House of Fraser bought by Mike Ashley’s Sports Direct - what could it mean for Belfast Victoria Square flagship store?
Sports Direct has acquired all of the UK stores of House of Fraser, the brand and all of the stock in the business.
Mike Ashley’s Sports Direct has struck a deal to rescue House of Fraser out of administration for £90 million, raising hopes for the future of thousands of staff.
In a stock market announcement, Sports Direct said it has acquired all of the UK stores of House of Fraser, the brand and all of the stock in the business.
Notices placed on the doors of the Belfast department store said it would open later than usual at 11am on Friday after the chain entered administration. Under the buy-out stores could be re-branded while staff will be transferred over to Sports Direct. There has been no announcement yet on the future of the Belfast store.
Some 17,000 staff are being informed that they will be transferred over from House of Fraser to Sports Direct.
The deal was struck through a pre-pack administration process, where a company is put into administration before a new buyer cherry picks the best assets.
The tycoon beat off competition from retail rival Philip Day, the billionaire owner of Edinburgh Woollen Mill.
It is understood that Mr Day’s proposal was in excess of £100 million, would have avoided an administration and included House of Fraser’s pension scheme.
However, accountancy giant EY, which was overseeing the process, opted for Mr Ashley’s offer.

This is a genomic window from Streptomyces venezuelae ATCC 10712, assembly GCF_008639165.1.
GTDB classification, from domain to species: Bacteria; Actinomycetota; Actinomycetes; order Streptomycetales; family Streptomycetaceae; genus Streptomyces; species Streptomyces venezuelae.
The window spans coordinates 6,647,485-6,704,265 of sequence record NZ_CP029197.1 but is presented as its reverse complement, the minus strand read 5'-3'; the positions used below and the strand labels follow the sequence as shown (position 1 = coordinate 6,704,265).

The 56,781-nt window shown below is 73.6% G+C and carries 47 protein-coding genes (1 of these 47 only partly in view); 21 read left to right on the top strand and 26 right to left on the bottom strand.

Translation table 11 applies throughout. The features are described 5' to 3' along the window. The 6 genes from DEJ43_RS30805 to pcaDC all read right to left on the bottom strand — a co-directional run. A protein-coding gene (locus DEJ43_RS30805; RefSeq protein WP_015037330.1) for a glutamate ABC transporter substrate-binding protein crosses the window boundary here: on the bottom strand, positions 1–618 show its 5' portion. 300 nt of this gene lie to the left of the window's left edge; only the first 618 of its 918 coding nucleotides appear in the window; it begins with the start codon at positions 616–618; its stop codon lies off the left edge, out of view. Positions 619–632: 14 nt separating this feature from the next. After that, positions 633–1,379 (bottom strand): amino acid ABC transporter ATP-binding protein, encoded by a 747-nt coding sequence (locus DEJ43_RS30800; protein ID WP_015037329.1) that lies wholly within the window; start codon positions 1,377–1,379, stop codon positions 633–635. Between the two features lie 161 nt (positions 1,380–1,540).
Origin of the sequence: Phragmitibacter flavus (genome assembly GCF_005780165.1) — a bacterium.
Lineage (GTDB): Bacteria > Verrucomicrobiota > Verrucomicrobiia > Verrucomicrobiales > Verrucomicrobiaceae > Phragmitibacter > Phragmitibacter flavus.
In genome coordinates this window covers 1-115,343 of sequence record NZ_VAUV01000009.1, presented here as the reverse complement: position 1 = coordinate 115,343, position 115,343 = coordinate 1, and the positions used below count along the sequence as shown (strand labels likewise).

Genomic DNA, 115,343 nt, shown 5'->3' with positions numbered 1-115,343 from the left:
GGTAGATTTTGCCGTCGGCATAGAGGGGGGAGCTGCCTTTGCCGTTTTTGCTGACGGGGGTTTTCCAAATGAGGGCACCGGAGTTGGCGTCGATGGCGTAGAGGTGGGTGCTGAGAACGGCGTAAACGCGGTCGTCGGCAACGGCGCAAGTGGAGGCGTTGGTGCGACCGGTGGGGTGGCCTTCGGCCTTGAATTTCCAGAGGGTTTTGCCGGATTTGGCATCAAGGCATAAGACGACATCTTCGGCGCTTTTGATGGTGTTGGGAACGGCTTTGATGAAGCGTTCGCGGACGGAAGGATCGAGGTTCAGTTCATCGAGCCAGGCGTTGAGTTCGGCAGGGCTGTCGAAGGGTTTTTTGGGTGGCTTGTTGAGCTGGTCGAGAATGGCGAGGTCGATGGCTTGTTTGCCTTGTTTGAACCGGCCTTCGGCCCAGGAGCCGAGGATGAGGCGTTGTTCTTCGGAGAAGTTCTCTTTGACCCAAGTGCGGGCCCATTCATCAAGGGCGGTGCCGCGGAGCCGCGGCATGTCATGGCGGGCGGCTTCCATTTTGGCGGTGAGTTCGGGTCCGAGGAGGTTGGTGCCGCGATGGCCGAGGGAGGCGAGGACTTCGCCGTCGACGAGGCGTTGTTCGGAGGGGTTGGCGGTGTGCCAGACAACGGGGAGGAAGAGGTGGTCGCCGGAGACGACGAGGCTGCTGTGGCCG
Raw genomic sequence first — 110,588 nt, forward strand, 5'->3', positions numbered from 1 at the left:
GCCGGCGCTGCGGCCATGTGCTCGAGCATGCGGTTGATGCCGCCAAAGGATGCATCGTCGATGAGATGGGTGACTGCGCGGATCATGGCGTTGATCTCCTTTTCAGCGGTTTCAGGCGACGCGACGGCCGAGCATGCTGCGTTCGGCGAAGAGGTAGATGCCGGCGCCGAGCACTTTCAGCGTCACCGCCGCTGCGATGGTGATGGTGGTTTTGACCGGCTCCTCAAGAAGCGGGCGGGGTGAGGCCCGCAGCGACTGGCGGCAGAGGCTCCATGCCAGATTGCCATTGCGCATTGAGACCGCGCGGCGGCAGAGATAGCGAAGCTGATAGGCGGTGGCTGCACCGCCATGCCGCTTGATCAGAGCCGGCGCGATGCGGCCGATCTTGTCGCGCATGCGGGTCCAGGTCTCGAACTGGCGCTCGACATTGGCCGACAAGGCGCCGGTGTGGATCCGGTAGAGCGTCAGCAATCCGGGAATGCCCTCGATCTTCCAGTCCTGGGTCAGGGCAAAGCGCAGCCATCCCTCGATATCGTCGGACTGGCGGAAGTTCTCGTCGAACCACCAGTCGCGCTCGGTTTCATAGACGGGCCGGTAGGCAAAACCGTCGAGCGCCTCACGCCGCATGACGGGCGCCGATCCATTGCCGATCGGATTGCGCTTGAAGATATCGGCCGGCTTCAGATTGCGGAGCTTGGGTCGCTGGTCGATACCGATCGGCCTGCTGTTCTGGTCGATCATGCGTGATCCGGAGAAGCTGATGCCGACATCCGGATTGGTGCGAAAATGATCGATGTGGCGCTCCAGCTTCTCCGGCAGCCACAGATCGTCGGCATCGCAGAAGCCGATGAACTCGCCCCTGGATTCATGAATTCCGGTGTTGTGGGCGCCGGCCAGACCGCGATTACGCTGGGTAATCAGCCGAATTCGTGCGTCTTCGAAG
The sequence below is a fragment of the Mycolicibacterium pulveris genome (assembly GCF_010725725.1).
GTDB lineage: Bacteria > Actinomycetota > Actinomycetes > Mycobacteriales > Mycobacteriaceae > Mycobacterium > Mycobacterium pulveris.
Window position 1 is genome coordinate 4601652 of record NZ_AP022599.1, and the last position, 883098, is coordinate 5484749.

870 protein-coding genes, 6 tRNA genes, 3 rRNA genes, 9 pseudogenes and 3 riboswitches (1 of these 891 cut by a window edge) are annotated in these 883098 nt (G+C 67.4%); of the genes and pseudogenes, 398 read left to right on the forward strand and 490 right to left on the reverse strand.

Sources said that Mr Ashley will now begin the process of turning some House of Fraser stores into Sports Direct outlets and rebrand others under the Flannels fascia.
Prior to its collapse, Mr Ashley had held an 11% stake in the department store chain.
The deal will see the Newcastle United owner tighten his grip over the British high street, adding to his sports retailing and “premium fashion” empire.
The billionaire has also built up stakes in rivals such as Debenhams, Goals Soccer Centres and French Connection.
House of Fraser was plunged into crisis last week after C.banner, the Chinese owner of Hamleys, pulled its investment into the troubled retail chain.
C.banner was planning to buy a 51% stake in House of Fraser and plough £70 million into the ailing retailer, but then scrapped the move.
Like other retailers, House of Fraser has been stung by soaring costs and falling consumer spending power.
The company saw its business rates bills rise £3.99 million to £30.24 million this year following a Government revaluation, according to research group Altus.
Richard Lim, of Retail Economics, said: “The combination of rapidly rising costs against a backdrop of seismic shifts in the way we all shop is pushing traditional business models to the brink.
“The race is on to pivot business structures fast enough to be fit-for-purpose in today’s digital world.
Criticism has also been levelled at House of Fraser’s former Chinese owner, Yuan Yafei’s Sanpower
“Individual circumstances need to be accounted for. The demise of House of Fraser in many ways has been the result of poor leadership, paralysis in innovation and crippling levels of debt,” Mr Lim added.